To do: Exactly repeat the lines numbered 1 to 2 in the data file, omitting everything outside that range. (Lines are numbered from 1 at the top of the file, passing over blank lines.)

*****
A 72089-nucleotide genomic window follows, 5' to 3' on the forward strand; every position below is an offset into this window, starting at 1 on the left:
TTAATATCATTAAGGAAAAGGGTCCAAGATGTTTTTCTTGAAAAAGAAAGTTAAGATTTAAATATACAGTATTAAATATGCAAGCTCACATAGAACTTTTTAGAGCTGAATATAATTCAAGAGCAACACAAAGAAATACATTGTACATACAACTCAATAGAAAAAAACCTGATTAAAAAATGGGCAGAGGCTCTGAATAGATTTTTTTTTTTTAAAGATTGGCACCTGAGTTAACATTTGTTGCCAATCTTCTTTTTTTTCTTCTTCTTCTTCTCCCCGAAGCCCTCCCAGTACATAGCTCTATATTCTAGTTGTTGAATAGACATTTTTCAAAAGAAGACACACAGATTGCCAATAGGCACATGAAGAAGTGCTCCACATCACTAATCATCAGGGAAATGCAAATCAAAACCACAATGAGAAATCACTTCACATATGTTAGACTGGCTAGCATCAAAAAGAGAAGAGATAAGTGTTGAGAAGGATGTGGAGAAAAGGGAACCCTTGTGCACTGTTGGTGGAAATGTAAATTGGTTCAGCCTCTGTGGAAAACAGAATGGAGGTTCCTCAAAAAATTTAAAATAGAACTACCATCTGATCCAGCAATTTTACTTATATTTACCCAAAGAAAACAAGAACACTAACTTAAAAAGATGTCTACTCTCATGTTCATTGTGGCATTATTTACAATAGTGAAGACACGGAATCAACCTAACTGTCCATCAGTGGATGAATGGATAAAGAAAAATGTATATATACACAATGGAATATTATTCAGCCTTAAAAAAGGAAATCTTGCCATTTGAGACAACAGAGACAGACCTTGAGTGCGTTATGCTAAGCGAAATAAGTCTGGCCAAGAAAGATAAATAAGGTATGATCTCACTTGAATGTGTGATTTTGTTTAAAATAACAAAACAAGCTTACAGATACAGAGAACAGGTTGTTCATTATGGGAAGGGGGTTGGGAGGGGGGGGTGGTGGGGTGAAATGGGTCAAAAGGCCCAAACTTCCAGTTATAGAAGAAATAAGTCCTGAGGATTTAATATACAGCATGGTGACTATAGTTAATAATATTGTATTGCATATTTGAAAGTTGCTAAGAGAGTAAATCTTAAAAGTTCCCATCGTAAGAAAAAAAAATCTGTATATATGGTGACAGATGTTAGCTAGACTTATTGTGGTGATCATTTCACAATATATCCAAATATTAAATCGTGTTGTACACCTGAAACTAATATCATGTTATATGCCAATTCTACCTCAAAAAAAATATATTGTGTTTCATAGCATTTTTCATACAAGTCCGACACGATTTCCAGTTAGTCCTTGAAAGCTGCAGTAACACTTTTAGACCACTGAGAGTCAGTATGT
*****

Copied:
A 72089-nucleotide genomic window follows, 5' to 3' on the forward strand; every position below is an offset into this window, starting at 1 on the left:
TTAATATCATTAAGGAAAAGGGTCCAAGATGTTTTTCTTGAAAAAGAAAGTTAAGATTTAAATATACAGTATTAAATATGCAAGCTCACATAGAACTTTTTAGAGCTGAATATAATTCAAGAGCAACACAAAGAAATACATTGTACATACAACTCAATAGAAAAAAACCTGATTAAAAAATGGGCAGAGGCTCTGAATAGATTTTTTTTTTTTAAAGATTGGCACCTGAGTTAACATTTGTTGCCAATCTTCTTTTTTTTCTTCTTCTTCTTCTCCCCGAAGCCCTCCCAGTACATAGCTCTATATTCTAGTTGTTGAATAGACATTTTTCAAAAGAAGACACACAGATTGCCAATAGGCACATGAAGAAGTGCTCCACATCACTAATCATCAGGGAAATGCAAATCAAAACCACAATGAGAAATCACTTCACATATGTTAGACTGGCTAGCATCAAAAAGAGAAGAGATAAGTGTTGAGAAGGATGTGGAGAAAAGGGAACCCTTGTGCACTGTTGGTGGAAATGTAAATTGGTTCAGCCTCTGTGGAAAACAGAATGGAGGTTCCTCAAAAAATTTAAAATAGAACTACCATCTGATCCAGCAATTTTACTTATATTTACCCAAAGAAAACAAGAACACTAACTTAAAAAGATGTCTACTCTCATGTTCATTGTGGCATTATTTACAATAGTGAAGACACGGAATCAACCTAACTGTCCATCAGTGGATGAATGGATAAAGAAAAATGTATATATACACAATGGAATATTATTCAGCCTTAAAAAAGGAAATCTTGCCATTTGAGACAACAGAGACAGACCTTGAGTGCGTTATGCTAAGCGAAATAAGTCTGGCCAAGAAAGATAAATAAGGTATGATCTCACTTGAATGTGTGATTTTGTTTAAAATAACAAAACAAGCTTACAGATACAGAGAACAGGTTGTTCATTATGGGAAGGGGGTTGGGAGGGGGGGGTGGTGGGGTGAAATGGGTCAAAAGGCCCAAACTTCCAGTTATAGAAGAAATAAGTCCTGAGGATTTAATATACAGCATGGTGACTATAGTTAATAATATTGTATTGCATATTTGAAAGTTGCTAAGAGAGTAAATCTTAAAAGTTCCCATCGTAAGAAAAAAAAATCTGTATATATGGTGACAGATGTTAGCTAGACTTATTGTGGTGATCATTTCACAATATATCCAAATATTAAATCGTGTTGTACACCTGAAACTAATATCATGTTATATGCCAATTCTACCTCAAAAAAAATATATTGTGTTTCATAGCATTTTTCATACAAGTCCGACACGATTTCCAGTTAGTCCTTGAAAGCTGCAGTAACACTTTTAGACCACTGAGAGTCAGTATGT